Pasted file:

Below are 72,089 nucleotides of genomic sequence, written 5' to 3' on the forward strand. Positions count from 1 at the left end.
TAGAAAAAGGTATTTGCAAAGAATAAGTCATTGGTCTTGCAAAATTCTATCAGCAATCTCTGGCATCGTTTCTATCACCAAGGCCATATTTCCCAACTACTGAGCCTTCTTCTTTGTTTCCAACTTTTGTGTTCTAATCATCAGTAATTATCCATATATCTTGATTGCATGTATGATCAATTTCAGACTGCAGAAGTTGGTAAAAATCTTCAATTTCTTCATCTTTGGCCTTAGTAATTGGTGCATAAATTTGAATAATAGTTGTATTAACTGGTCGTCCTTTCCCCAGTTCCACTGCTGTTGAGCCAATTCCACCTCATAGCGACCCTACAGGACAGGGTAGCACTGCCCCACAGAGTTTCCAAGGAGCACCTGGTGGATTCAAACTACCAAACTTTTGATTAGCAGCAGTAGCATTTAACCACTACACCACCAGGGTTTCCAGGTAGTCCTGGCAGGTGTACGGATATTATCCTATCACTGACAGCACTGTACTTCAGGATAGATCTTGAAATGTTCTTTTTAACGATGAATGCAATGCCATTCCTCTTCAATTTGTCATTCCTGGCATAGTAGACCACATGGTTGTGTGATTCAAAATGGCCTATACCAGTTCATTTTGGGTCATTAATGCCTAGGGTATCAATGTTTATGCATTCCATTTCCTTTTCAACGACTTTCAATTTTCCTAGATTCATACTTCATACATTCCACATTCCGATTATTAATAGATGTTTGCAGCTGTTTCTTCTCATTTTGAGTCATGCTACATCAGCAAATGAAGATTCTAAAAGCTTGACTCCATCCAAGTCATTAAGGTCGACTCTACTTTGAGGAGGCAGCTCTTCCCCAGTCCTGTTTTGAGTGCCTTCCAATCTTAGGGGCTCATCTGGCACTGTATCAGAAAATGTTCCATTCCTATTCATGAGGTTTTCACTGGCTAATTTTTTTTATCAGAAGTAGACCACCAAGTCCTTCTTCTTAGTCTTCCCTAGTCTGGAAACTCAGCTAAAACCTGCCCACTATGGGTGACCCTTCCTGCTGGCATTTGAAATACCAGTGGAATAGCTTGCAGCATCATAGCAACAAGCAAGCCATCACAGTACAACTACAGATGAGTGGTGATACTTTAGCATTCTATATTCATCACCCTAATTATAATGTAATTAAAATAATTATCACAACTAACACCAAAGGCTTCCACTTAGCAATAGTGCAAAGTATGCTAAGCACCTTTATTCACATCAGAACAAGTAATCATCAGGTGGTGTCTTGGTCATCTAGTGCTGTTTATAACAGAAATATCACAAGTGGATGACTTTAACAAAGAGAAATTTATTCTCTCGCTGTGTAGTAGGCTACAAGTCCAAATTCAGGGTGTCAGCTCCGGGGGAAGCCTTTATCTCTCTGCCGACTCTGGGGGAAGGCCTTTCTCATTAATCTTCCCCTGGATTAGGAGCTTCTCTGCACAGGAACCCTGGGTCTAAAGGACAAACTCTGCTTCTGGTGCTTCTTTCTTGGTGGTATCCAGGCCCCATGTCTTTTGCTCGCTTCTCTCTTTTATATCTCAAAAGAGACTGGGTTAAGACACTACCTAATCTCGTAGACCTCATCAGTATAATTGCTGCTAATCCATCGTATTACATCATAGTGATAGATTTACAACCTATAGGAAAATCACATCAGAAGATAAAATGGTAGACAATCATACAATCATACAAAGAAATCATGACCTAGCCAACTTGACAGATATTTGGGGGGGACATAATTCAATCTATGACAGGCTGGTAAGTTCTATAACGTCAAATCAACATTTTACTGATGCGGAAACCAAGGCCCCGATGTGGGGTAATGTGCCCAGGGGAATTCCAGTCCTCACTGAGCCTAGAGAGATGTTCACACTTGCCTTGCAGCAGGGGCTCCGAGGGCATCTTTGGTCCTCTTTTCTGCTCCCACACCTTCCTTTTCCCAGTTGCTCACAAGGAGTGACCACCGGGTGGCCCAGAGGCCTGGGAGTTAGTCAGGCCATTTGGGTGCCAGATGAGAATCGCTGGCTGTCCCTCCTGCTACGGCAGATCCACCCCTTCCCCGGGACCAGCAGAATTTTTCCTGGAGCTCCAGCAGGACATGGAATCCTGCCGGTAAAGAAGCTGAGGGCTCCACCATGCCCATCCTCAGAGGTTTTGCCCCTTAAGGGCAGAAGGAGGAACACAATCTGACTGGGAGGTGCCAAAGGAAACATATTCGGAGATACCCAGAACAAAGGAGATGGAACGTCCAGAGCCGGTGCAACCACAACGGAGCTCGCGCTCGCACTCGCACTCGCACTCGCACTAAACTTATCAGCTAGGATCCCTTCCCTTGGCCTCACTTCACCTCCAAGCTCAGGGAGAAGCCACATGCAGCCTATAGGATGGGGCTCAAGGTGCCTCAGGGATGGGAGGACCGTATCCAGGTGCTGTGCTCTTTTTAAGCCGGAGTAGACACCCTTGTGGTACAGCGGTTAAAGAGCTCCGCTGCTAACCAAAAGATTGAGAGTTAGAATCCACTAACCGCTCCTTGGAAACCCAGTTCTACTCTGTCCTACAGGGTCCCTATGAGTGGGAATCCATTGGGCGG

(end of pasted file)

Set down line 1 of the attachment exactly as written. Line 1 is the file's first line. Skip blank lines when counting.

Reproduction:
Below are 72,089 nucleotides of genomic sequence, written 5' to 3' on the forward strand. Positions count from 1 at the left end.